MOBILE, Ala. — The idea of constructing a new bridge to span the Mobile River is back on the table on Alabama’s coast, where opposition to tolls killed the $2 billion project last year.
The Eastern Shore Metropolitan Planning Organization has asked the state transportation agency for an update on plans, WPMI-TV reported.
Commissioner Joe Davis, a member of the organization, said the need for the bridge has never gone away, and it was time to talk options again. Opposition to tolls that could have been as high as $6 killed the project previously.
“I’m not opposed to a toll as long as the locals have a free option, and that was the crowning blow that killed the project with the eastern shore MPO about a year ago, was that everything was going to be tolled,” said Davis.
The proposed Interstate 10 bridge across the Mobile River and Mobile Bay would have spanned about 10 miles (16 kilometers) and soared hundreds of feet above the water near downtown. Fairhope City Council President Jack Burrell says talking about the project with state engineers was a positive step.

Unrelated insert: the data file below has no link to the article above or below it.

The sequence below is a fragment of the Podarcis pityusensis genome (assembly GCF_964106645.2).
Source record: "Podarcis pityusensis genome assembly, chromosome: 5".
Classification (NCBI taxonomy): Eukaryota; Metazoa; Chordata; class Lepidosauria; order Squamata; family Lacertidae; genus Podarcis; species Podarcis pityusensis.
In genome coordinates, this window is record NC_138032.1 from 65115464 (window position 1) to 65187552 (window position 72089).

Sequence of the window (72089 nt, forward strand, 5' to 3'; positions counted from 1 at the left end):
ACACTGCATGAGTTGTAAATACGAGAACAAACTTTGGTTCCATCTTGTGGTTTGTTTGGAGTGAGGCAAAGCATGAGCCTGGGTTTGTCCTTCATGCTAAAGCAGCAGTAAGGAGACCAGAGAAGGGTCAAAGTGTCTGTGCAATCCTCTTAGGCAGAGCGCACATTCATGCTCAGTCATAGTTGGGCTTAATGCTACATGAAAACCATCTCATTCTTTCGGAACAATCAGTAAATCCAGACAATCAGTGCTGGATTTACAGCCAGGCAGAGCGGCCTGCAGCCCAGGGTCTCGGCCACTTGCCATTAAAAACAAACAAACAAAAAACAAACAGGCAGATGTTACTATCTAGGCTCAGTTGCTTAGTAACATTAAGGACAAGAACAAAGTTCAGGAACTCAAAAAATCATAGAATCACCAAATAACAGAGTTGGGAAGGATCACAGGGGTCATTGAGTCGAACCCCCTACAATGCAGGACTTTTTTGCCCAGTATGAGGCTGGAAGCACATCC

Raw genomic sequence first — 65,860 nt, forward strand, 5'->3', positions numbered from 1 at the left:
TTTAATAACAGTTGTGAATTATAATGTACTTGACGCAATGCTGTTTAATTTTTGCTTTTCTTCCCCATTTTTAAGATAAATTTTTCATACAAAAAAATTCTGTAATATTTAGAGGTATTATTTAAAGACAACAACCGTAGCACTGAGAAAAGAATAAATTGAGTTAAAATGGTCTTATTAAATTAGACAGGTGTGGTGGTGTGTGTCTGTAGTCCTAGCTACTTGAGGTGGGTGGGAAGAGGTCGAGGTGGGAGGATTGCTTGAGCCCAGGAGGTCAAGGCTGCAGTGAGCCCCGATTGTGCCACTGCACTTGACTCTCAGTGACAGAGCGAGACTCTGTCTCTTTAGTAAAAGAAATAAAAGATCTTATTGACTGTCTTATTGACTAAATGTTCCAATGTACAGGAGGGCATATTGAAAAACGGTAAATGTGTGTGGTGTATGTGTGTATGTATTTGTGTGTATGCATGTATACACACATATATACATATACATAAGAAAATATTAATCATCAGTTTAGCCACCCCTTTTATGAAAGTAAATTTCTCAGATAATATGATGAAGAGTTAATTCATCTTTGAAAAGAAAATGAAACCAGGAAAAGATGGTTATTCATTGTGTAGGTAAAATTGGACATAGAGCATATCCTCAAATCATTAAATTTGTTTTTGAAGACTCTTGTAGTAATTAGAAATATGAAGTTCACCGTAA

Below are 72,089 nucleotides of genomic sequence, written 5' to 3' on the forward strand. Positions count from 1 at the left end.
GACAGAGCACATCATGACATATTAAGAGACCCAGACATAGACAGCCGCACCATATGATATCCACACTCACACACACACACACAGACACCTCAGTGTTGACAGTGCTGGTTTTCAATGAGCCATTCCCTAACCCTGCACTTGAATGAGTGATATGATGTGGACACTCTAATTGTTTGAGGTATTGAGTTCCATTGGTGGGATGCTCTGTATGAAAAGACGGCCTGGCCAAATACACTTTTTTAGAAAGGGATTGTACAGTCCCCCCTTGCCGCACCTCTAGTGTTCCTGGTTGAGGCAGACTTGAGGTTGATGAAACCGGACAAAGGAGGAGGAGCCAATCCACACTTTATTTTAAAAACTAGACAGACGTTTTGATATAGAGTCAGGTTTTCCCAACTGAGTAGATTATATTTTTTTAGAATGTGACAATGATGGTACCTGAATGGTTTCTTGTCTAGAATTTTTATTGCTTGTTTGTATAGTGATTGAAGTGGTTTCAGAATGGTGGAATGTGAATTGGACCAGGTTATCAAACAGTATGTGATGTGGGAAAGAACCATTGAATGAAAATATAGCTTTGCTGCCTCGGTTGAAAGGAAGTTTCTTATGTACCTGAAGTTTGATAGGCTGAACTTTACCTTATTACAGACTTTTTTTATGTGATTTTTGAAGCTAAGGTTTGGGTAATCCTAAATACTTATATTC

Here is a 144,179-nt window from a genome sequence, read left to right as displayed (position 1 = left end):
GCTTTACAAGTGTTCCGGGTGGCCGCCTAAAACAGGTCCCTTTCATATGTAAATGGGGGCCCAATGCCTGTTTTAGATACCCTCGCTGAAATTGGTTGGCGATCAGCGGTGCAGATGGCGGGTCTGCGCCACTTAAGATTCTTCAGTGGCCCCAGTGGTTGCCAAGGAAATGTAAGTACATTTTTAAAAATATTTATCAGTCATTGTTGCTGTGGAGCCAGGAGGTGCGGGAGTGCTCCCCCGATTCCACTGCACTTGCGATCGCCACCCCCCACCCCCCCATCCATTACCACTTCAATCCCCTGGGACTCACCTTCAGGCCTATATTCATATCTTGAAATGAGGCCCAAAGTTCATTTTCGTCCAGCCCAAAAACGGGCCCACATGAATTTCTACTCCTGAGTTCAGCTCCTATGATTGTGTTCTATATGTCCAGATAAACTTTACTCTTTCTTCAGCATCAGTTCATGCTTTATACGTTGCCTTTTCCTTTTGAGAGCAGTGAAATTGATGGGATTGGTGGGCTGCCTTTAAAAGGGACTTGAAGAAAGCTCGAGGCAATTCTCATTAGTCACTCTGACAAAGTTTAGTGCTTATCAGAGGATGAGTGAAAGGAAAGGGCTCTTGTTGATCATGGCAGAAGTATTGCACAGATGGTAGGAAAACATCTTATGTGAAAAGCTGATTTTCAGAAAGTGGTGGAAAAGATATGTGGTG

“I believe they have a lot of time and effort invested in this. I have to believe that they want it to move forward and they know that we need it. I’m hoping that, in the very near future, that we can get together and maybe get it on the visionary plan,” said Burrell.
Transportation officials spent about $60 million on the project, planning a bridge and purchasing land, before the state pulled the plug last year because of opposition to tolls. Proponents say the bridge is needed to ease congestion and improve safety on I-10 around Mobile.
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